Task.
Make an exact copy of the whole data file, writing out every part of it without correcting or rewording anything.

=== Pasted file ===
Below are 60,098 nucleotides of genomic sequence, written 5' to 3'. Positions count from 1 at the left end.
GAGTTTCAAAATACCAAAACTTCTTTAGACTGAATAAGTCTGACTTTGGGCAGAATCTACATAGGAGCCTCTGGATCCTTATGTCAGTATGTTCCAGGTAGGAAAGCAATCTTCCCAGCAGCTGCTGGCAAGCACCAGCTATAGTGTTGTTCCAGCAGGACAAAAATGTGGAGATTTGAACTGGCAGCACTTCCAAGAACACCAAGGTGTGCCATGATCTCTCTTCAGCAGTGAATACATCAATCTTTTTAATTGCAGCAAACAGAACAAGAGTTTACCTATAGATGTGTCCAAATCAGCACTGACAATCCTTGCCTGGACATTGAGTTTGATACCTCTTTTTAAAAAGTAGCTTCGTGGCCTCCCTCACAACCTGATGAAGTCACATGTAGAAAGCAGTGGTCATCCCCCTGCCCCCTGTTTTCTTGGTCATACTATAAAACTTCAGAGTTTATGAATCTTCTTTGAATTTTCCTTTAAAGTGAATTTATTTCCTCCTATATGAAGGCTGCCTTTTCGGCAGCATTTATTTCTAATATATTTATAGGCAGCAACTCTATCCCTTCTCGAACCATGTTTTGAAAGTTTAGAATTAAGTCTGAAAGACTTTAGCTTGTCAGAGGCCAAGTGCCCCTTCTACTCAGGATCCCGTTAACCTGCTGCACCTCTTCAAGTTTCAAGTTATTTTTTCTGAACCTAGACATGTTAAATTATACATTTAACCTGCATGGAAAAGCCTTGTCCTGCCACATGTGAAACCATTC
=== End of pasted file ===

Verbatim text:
Below are 60,098 nucleotides of genomic sequence, written 5' to 3'. Positions count from 1 at the left end.
GAGTTTCAAAATACCAAAACTTCTTTAGACTGAATAAGTCTGACTTTGGGCAGAATCTACATAGGAGCCTCTGGATCCTTATGTCAGTATGTTCCAGGTAGGAAAGCAATCTTCCCAGCAGCTGCTGGCAAGCACCAGCTATAGTGTTGTTCCAGCAGGACAAAAATGTGGAGATTTGAACTGGCAGCACTTCCAAGAACACCAAGGTGTGCCATGATCTCTCTTCAGCAGTGAATACATCAATCTTTTTAATTGCAGCAAACAGAACAAGAGTTTACCTATAGATGTGTCCAAATCAGCACTGACAATCCTTGCCTGGACATTGAGTTTGATACCTCTTTTTAAAAAGTAGCTTCGTGGCCTCCCTCACAACCTGATGAAGTCACATGTAGAAAGCAGTGGTCATCCCCCTGCCCCCTGTTTTCTTGGTCATACTATAAAACTTCAGAGTTTATGAATCTTCTTTGAATTTTCCTTTAAAGTGAATTTATTTCCTCCTATATGAAGGCTGCCTTTTCGGCAGCATTTATTTCTAATATATTTATAGGCAGCAACTCTATCCCTTCTCGAACCATGTTTTGAAAGTTTAGAATTAAGTCTGAAAGACTTTAGCTTGTCAGAGGCCAAGTGCCCCTTCTACTCAGGATCCCGTTAACCTGCTGCACCTCTTCAAGTTTCAAGTTATTTTTTCTGAACCTAGACATGTTAAATTATACATTTAACCTGCATGGAAAAGCCTTGTCCTGCCACATGTGAAACCATTC